Dr. Joyner then says: "The KJV sometimes uses the word "charity" in the place of love. Most people probably think charity is old English for "love." That is not the case. The noun "agape" is used 114 times in the Greek. The KJV translates it "love" 87 times and "charity" 26 times. This shows they knew the Greek word means "love." Yet they purposely translated the word as "charity" in some places. "Charity" means giving and helping the needy. Love is described in I Corinthians 13. The KJV weakens this basic Christian doctrine about God and man by substituting "charity" for "love." The modern versions undergird it by rightly translating agape as love." (End of Mr. Joyner's comments)

First of all, using the word charity is not a "paradox" as the good Doctor says. Mr. Joyner is fudging the truth either out of ignorance of his own English language, or deliberate intent.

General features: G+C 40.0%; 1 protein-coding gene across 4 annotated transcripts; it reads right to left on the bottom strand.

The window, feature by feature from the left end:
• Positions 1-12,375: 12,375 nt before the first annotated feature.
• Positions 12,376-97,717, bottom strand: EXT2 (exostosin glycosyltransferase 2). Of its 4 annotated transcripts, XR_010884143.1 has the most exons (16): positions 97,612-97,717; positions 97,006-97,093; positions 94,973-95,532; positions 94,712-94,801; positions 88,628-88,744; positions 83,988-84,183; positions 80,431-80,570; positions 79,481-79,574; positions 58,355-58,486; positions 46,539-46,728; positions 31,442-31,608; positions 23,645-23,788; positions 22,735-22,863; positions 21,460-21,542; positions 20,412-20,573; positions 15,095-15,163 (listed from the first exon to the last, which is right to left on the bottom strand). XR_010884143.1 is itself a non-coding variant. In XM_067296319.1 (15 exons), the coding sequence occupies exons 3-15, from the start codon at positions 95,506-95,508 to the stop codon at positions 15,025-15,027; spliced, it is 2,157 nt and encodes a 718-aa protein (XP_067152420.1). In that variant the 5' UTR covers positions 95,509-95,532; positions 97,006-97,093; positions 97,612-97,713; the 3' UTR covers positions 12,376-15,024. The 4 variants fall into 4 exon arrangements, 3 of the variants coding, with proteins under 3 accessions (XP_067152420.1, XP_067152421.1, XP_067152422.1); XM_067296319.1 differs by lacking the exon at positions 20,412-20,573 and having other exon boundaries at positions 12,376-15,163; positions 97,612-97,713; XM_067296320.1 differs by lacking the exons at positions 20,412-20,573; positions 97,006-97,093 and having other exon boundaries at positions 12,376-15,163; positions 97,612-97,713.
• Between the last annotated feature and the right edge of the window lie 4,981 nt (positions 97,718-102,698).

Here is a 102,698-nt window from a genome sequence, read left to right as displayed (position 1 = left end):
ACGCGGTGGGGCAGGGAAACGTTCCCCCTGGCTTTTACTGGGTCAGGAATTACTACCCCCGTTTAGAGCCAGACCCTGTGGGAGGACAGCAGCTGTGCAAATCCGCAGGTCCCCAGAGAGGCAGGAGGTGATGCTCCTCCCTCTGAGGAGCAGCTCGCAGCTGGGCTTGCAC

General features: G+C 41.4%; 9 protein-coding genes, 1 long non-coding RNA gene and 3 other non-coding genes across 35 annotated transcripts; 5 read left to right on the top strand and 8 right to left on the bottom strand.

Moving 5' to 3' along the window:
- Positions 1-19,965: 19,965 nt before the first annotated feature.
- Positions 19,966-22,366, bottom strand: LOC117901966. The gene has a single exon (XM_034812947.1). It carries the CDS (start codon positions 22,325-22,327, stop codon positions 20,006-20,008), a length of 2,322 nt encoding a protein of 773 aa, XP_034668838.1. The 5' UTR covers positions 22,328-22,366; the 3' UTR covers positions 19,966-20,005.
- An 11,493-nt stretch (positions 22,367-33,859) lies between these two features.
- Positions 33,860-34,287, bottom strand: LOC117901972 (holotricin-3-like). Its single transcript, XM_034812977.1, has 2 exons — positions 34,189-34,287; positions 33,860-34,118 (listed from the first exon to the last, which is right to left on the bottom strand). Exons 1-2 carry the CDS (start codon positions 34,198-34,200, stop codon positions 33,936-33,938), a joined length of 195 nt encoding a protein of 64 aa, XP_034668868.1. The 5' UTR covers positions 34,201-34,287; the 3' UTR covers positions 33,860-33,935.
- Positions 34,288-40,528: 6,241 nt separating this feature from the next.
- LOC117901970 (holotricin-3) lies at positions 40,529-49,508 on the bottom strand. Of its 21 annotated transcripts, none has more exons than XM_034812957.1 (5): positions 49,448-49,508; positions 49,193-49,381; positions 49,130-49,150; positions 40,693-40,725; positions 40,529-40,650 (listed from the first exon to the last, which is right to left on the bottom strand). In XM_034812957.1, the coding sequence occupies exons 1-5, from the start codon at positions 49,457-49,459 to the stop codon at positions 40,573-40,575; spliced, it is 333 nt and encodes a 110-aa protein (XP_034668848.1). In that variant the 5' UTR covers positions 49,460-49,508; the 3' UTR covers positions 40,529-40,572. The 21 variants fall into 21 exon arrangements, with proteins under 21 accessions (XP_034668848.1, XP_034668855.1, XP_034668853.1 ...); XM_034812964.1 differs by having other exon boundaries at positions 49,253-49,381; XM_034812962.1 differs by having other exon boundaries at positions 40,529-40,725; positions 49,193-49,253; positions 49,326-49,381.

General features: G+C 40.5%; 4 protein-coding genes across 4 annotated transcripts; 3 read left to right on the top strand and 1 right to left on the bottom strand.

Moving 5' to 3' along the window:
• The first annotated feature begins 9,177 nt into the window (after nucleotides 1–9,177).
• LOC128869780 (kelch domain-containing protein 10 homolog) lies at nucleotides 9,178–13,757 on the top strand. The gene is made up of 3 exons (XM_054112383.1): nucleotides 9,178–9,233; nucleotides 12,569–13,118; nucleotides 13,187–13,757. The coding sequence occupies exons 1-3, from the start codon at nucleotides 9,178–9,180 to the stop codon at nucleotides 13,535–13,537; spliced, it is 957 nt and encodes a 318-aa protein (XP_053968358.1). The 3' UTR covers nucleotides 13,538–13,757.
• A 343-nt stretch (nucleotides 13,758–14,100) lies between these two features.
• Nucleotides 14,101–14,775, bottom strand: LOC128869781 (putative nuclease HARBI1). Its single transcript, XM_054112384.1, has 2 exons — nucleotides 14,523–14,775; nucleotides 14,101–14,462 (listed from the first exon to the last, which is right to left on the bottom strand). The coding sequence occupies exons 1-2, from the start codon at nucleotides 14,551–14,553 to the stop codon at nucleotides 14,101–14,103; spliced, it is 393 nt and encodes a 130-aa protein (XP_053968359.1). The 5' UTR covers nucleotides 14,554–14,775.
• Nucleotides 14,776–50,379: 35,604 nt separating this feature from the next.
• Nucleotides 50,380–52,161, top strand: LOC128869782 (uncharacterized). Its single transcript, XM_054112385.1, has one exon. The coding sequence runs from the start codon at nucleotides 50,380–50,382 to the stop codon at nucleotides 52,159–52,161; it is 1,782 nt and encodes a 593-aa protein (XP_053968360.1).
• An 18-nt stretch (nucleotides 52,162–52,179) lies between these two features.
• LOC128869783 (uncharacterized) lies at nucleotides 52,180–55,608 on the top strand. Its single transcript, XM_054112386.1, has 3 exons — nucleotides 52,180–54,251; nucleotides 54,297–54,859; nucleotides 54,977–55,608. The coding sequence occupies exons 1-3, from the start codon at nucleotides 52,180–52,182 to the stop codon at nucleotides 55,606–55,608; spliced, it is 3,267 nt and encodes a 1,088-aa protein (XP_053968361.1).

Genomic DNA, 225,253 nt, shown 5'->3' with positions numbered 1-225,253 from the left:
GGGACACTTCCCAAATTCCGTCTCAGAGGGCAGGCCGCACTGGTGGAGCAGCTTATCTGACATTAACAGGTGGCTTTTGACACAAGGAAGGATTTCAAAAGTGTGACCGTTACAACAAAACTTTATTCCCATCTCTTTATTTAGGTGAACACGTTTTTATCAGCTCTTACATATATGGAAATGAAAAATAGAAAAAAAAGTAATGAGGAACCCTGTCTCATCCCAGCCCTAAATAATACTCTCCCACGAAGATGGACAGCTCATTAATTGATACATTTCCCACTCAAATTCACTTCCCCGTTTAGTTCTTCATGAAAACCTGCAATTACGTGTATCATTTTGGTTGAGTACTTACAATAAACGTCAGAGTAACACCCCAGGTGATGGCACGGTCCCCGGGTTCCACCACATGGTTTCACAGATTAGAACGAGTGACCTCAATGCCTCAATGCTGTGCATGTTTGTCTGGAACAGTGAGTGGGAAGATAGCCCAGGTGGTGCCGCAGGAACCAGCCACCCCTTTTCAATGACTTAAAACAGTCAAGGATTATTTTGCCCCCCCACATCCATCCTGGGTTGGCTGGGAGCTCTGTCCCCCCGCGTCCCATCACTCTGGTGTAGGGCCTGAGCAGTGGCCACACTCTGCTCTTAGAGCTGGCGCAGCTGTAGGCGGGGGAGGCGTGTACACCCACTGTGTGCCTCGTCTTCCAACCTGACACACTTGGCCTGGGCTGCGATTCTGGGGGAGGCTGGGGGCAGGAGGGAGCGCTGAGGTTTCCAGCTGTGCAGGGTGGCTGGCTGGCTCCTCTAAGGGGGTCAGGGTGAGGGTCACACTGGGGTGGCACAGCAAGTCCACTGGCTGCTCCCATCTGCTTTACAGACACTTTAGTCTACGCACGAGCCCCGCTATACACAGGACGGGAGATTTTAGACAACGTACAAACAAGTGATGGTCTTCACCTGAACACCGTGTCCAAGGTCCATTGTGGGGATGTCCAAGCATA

Webster's Random House College Dictionary 1999 lists under the word Charity one of the meanings as "Christian love; agape". He should know this; after all, he has a Ph.D., right?


The American Heritage Dictionary of the English Language 2015 - “often Charity Christianity The theological virtue defined as love directed first toward God but also toward oneself and one's neighbors as objects of God's love.”

 

In my Webster's Seventh New Collegiate Dictionary right here on my desk, if you look up the word Charity the very first meaning listed is 1. LOVE. The second meaning listed is 2. Kindness or help for the needy or suffering.